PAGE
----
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FEATURE-Olympics-Athletics-Records set to tumble but how do we know what's great any more?

Wed 28th July, 2021 2:00am
By Mitch Phillips
    TOKYO, July 28 (Reuters) - A stack of Olympic and possibly
world records will be broken on the Tokyo track over the next
two weeks but, such has been the incredible impact of shoe
technology on performance lately, that nobody quite knows what
constitutes great any more.
    It used to be the case the world records on the road and
track were edged down by fractions of a second, often untouched
for years at a time, before the next generation shaved a couple
of hundredths and were rightly feted.
    However, since the arrival of thick-soled, carbon-plated
road shoes, and now their track spike equivalent, long-standing
records set by the sport's all-time greats are being
obliterated, and then obliterated again, to leave historical
comparisons difficult, if not impossible.
    Any lingering questions about how much difference Nike's
Alphafly shoes made disappeared in one weekend in October, 2019
when Eliud Kipchoge wore them to run the first, unofficial,
sub-two hour marathon and fellow Kenyan Brigid Kosgei lopped
four minutes off her personal best to break Paula Radcliffe’s
16-year-old women’s marathon record by over a minute.
    On the roads, 17 of the 20 fastest men's marathon times in
history have been set in the last five years and,
coincidentally, it is the same case for women over the distance.
    Nobody had gone under 58 minutes for the half marathon until
last December when four men did in the same race - with winner
Kibiwott Kandie clocking an amazing 57 minutes 32 seconds in his
Adidas Adios Pro carbon shoes.
    As that technology filtered into track spikes, Uganda's
Joshua Cheptegei destroyed the early 2000s world records of
all-time-great Kenenisa Bekele in the 5,000m and 10,000m.
    Last month Dutchwoman Sifan Hassan took a huge 10 seconds
off the 10,000m world record but even that giant leap lasted all
of two days as Ethiopia’s Letesenbet Gidey beat it by another
five seconds.
     The effect is not being felt only over long distances,
either. Elliot Giles smashed Sebastian Coe's British indoor 800m
record this year as his 1:43.62 became the second-fastest of all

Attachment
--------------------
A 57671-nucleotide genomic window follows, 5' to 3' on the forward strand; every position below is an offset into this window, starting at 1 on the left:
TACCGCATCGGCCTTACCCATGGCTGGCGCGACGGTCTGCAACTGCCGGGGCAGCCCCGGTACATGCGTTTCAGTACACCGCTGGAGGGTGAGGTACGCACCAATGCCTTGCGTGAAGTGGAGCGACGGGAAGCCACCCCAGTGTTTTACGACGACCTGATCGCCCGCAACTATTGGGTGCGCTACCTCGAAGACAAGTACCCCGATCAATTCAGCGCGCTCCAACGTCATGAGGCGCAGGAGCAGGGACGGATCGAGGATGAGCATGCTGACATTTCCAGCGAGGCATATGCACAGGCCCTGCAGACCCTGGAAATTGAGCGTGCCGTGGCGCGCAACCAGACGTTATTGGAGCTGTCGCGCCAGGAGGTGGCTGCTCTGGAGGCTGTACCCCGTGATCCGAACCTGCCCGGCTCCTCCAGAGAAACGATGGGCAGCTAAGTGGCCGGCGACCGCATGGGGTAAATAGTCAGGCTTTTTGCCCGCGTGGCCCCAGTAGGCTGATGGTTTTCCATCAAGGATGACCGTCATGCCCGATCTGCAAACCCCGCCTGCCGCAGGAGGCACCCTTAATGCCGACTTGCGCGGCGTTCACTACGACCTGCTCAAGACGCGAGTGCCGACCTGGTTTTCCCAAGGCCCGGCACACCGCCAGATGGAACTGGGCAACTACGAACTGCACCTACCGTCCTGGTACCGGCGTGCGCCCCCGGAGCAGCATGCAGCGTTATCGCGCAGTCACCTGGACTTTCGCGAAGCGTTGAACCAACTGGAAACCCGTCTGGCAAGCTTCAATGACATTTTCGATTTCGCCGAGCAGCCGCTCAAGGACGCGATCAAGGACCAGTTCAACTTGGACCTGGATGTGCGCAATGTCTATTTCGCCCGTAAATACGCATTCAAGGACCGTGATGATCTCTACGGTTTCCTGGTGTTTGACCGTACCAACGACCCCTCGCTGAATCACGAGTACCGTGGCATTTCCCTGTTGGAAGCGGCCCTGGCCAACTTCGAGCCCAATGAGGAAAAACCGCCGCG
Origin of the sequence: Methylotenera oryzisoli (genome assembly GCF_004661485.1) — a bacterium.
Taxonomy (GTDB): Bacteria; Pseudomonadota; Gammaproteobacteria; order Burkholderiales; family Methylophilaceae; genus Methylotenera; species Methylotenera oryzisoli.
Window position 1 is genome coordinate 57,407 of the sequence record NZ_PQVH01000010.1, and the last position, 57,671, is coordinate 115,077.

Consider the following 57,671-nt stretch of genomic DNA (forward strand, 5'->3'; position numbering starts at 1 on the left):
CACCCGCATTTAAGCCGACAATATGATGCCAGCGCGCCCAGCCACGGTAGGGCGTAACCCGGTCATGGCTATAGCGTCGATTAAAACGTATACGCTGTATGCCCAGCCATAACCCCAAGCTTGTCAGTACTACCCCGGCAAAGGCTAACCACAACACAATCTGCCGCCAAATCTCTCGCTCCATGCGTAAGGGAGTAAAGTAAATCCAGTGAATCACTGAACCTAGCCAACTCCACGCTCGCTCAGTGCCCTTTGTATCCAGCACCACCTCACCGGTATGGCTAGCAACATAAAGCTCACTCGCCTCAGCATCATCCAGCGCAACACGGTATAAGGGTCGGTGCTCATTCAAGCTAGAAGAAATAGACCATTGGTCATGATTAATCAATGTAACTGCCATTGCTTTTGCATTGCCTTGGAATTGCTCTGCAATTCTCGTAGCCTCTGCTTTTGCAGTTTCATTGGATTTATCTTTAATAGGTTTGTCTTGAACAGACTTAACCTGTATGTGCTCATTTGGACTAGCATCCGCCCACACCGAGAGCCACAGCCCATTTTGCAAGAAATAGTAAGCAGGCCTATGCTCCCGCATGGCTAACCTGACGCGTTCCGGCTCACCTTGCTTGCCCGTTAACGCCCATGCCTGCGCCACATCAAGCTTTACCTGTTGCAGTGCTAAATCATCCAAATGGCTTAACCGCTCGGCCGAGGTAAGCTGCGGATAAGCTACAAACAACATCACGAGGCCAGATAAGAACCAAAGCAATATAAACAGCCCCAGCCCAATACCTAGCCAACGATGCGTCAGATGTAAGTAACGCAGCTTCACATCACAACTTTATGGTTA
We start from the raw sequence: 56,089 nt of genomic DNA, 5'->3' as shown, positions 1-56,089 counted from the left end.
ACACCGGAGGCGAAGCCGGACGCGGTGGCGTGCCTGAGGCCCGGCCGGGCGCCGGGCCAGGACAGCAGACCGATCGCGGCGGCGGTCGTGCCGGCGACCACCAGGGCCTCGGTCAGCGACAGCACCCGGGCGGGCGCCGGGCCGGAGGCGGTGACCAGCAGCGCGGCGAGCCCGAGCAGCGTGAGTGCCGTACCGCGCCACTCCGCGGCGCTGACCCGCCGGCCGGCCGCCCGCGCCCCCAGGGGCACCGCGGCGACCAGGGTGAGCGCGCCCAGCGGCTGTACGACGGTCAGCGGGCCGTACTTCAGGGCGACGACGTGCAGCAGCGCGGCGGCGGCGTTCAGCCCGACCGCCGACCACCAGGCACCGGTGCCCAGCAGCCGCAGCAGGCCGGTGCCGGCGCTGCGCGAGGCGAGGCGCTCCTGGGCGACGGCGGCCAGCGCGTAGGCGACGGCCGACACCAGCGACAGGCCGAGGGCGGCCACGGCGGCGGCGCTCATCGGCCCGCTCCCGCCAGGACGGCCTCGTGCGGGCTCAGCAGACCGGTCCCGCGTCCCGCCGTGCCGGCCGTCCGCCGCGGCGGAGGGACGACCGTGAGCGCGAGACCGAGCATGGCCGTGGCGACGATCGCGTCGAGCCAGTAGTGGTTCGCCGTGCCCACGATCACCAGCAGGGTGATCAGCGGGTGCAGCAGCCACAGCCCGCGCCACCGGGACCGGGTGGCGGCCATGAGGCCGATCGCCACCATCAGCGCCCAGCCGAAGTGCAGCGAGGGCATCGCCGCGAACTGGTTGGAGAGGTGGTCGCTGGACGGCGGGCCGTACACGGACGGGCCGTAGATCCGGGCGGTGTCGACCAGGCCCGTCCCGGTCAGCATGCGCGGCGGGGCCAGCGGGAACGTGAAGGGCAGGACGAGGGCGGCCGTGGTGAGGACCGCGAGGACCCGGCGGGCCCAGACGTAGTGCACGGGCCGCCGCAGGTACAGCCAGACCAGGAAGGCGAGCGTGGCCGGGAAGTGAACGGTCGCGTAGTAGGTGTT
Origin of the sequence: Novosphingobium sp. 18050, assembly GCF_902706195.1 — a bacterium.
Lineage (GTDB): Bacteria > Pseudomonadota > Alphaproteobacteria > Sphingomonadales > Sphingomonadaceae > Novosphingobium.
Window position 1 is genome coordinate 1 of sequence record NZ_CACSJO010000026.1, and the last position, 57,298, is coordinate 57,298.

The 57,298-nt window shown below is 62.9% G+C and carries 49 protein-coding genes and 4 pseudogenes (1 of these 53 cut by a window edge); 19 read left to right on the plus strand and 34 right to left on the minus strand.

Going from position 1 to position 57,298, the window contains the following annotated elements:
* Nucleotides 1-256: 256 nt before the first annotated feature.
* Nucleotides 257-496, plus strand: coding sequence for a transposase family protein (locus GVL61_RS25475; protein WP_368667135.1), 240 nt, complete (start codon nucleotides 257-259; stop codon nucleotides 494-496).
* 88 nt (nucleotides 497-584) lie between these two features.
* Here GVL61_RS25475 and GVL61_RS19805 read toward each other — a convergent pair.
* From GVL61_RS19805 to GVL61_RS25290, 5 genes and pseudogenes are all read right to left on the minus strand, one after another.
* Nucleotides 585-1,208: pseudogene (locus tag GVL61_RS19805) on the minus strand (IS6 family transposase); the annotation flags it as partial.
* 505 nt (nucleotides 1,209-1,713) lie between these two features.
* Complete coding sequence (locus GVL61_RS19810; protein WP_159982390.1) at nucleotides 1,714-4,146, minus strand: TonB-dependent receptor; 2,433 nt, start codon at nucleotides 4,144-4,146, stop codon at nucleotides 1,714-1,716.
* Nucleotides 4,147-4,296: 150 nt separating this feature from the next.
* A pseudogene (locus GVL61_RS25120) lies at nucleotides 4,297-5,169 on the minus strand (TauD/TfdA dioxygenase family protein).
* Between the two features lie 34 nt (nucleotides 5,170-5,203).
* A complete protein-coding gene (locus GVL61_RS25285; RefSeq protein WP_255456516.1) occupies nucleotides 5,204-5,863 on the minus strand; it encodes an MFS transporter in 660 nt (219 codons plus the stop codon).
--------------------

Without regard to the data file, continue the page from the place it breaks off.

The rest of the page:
time. 
    Jamie Webb, who also bettered Coe's mark in normal spikes in
the same race, explained how he was "stunned" when he first
tried the new technology.
    "You feel a sense of propulsion when you run in them and
they allow you to run with more efficiency and stay on at the
end of a race," he told The Times.
    "I stopped using the shoes because they made it difficult to
measure myself against previous training sessions. But I will
use them in races as I will be putting myself at a disadvantage
if I don't."
    
    ELITE LEVEL
    The impact is not being seen only at elite level. In the six
years between 2013 and 2019 a total of five athletes went under
29 minutes in America's National Collegiate Championships 10,000
metres. In this year's race the first 10 were sub-29, all of
them inside the 42-year-old meeting record.
    American students Cooper Teare and Cole both ran 3.50 for
the mile in a February indoor race and found themselves
improbably catapulted into the top 10 of all time, slipping in
just ahead of Olympic champion Matt Centrowitz and former world
record holder Noureddine Morceli.
    World Athletics (WA), the sport's governing body, finally
got around to introducing limits to the thickness of foam and
number of plates allowed in road shoes and spikes at the end of
2020. Discussions with biomechanical experts and industry
representatives are continuing with a view to further
regulation.
    But with the shoe companies, particularly Nike, providing
the vast majority of the sport's funding and WA saying they are
seeking a compromise that "does not stifle innovation" the genie
is seemingly out of the bottle for good.
    "It concerns me greatly that the sport is going to lose
context with its all-time great performances, including the 800m
world record," said James Templeton, agent of Kenyan David
Rudisha, who set that mark in one of the great races of the 2012
Olympics.
    Some frustrated observers are demanding a "year zero"
approach, as was introduced when changes to the design of
javelins meant that records began anew with the refined
implement but for now, fans are going be left struggling to
comprehend what they are watching.
    "Forget what you think you know," said Geoff Burns, a
biomechanics expert at the University of Michigan. "We just have
to stop getting excited about fast times, because everything has
changed."
    
        

    

 (Reporting by Mitch Phillips, editing by Ed Osmond)
 ((mitch.phillips@thomsonreuters.com; 07990 568843;))
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